Thursday 1 August 2013

Dresden-Bothwell Leader-Spirit axed

 Make that 12.

Twelve Sun Media newspapers shuttered since last fall. The latest casualty this week - the Dresden-Bothwell Leader-Spirit in Southern Ontario.

Not a large newspaper, but community to the hilt with solid advertising support as we discovered in this online copy of a printed issue from April:

Twenty pages. Solid community effort. Sad that effort is not worthy of Sun Media's stable of newspapers.

If this is a Sun Media link, it might soon be deleted, as was the link to the newspaper's website.

The Leader-Spirit doesn't have a history of 100 or so years, as many of the Sun Media casualties had, but it did have devoted readers and advertisers. 

Internet sources say The Dresden Leader, originally known as the North Kent Leader, was founded in 1965 by Ted Misselbrook and Gord Clauws. The Spirit of Bothwell was launched in 1992 by Jim Kish. They merged in 2008.

As we've suggested before, independent dailies and weeklies owned and managed by many of the hundreds of laid off media employees could be the answer for journalists, advertisers and readers.

Print is where the money is and not all advertisers and readers have abandoned the format. To appease generations young and old, quality community print/online newspapers out of the grasps of out-of-touch conglomerates make sense.

That is why we are rooting for the Chatham Voice, recently launched and sounding like a keeper.

Sitting here thinking of the very talented Sun people pink-slipped over the past two decades leaves us wondering why more of the men and women haven't launched independent newspapers.

We'd subscribe to any community newspaper offering the talents of Mark Bonokoski (Bancfoft), John Downing (Toronto), Gary Dunford (wherever he hangs his hat), Moira MacDonald (Toronto), Bill Brioux (Brampton) etc.

The writers, photographers, editors and execs out there wondering what to do next would do justice to communities abandoned, or neglected, by the conglomerates.

All you have to do is commit to the "community" 100%, working there, living there, eating there, playing there. 


  1. I have no doubt the former Toronto Sun people you mention would do well with small independent newspapers.
    There are countless others, however, who until recently worked at smaller Sun Media newspapers. They would do as well as, if not better than, the higher-profile sorts you mention. Let's not forget their experience and talents. These people may not have big names but they are very capable professionals who have been kicked to the curb by this short-sighted corporation.

  2. Don't think you will be seeing Sun Media do an inventory any time soon on the number of MEs, managers and publishers who flee at the end of every day from the communities they supposedly 'manage'. This has become something readers and advertisers in our city have talked about in the past several years. The community gets it by understanding that businesses must create roots and all the importance on local,local today. Not sure Sun Media gets that ....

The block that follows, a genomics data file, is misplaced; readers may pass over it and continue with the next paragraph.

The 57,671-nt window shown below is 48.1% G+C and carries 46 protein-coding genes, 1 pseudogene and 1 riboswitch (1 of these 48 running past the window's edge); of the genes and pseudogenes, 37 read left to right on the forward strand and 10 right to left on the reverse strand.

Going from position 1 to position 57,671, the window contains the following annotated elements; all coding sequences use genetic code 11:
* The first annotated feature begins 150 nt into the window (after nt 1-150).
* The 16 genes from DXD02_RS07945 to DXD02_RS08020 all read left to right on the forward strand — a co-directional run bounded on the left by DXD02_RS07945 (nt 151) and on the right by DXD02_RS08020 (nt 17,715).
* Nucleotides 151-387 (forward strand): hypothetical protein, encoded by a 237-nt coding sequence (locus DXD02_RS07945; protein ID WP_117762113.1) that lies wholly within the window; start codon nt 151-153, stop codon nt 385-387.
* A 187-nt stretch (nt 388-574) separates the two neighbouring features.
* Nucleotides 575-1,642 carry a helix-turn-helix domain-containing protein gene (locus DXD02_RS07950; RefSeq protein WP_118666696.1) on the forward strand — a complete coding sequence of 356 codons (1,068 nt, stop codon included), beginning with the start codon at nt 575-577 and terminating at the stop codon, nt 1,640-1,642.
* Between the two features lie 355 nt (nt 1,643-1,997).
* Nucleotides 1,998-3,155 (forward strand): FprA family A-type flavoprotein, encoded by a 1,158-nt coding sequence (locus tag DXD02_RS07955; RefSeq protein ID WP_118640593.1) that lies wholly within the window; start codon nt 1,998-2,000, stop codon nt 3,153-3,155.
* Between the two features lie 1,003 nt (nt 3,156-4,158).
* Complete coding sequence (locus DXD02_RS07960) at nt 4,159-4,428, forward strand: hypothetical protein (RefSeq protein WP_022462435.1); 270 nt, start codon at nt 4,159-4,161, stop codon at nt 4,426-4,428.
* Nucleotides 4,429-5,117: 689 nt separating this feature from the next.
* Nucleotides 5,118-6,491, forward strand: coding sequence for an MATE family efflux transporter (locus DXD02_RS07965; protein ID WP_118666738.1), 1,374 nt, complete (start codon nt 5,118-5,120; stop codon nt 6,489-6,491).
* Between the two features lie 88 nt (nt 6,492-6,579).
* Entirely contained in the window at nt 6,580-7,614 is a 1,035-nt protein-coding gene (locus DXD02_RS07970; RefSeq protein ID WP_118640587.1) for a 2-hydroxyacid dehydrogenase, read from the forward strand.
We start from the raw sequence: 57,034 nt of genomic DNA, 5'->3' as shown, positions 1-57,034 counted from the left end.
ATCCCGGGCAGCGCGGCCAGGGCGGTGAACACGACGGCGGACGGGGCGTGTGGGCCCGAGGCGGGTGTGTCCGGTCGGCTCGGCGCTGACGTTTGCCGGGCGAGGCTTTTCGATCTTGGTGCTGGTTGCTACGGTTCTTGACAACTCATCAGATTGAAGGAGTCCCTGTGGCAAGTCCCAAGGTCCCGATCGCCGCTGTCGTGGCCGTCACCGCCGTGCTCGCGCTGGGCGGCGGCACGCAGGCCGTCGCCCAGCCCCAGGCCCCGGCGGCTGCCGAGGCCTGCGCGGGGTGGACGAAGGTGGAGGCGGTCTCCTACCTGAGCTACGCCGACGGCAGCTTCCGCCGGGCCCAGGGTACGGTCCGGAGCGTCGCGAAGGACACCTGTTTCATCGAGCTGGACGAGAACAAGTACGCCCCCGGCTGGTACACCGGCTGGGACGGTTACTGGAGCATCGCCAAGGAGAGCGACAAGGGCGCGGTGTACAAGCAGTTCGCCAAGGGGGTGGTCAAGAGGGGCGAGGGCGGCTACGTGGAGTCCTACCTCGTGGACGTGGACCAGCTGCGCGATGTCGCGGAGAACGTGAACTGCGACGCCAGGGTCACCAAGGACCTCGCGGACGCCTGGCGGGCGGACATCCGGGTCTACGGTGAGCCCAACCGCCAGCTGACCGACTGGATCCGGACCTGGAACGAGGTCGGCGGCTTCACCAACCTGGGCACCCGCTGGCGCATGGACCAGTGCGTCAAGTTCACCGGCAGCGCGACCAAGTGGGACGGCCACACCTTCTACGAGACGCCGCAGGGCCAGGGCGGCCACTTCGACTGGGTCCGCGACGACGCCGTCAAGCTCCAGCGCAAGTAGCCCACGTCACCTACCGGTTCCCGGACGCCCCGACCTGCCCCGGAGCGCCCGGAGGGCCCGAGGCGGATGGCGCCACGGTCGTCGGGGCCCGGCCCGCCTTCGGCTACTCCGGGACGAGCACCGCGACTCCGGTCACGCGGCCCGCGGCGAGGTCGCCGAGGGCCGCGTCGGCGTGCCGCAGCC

3. Nobody at Sun Media even knows what a community is all about. They keep pushing what THEY want forgetting what the reader wants. At our paper we are counting the days until they come to lock the doors. There is no fight left in anyone in our building. When, not if Metroland comes to town, people are already updating their resumes, hard to keep fighting for a company that doesn't care.

  4. To 10:18: Absolutely, there are numerous talented editors, photographers, reporters, ad salespersons etc. out there who would be productive at new independent community print/online newspapers. Most men and women with newspapers in their blood don't care how many millions conglomerates make and don't make. They just want to earn a living by using their skills to produce a product their community looks forward to reading. If the passion is there, pros of any age can produce newspapers worthy of attention. We mention the Sun vets only as an example of the sidelined talent available.

  5. The Crowsnest Pass Promoter in southern Alberta is having its doors closed this week, leaving a very happy independent in the community.

    Posted by John Prince at 4:57 PM 12 comments Links to this post
    Labels: Annexation, Mayor Decoux, MD Ranchland, muncipal council, Nanton News, Sheena Read, war
    FRIDAY, AUGUST 23, 2013

    Just heard from a reliable source who wishes to remain anonymous but who nevertheless would be in the know (having a very reliable source within the SunMedia organization) on this sort of thing, that as of next week (August 28) the Crowsnest Promoter will be closing.
    If this in fact is true it will not only be a terrible blow to Joni MacFarlane and the others that work there, but to our community as a whole. I'm still in shock!
    Timing couldn't be worse with an election coming up.
    I can't understand it. I can't even understand the people who can understand it.

  6. A study into the closing of the Cincinnati Post showed there is a period of time where involvement in municipal politics decreases. "Although our findings are statistically imprecise, they demonstrate that newspapers — even underdogs such as the Post, which had a circulation of just 27,000 when it closed — can have a substantial and measurable impact on public life."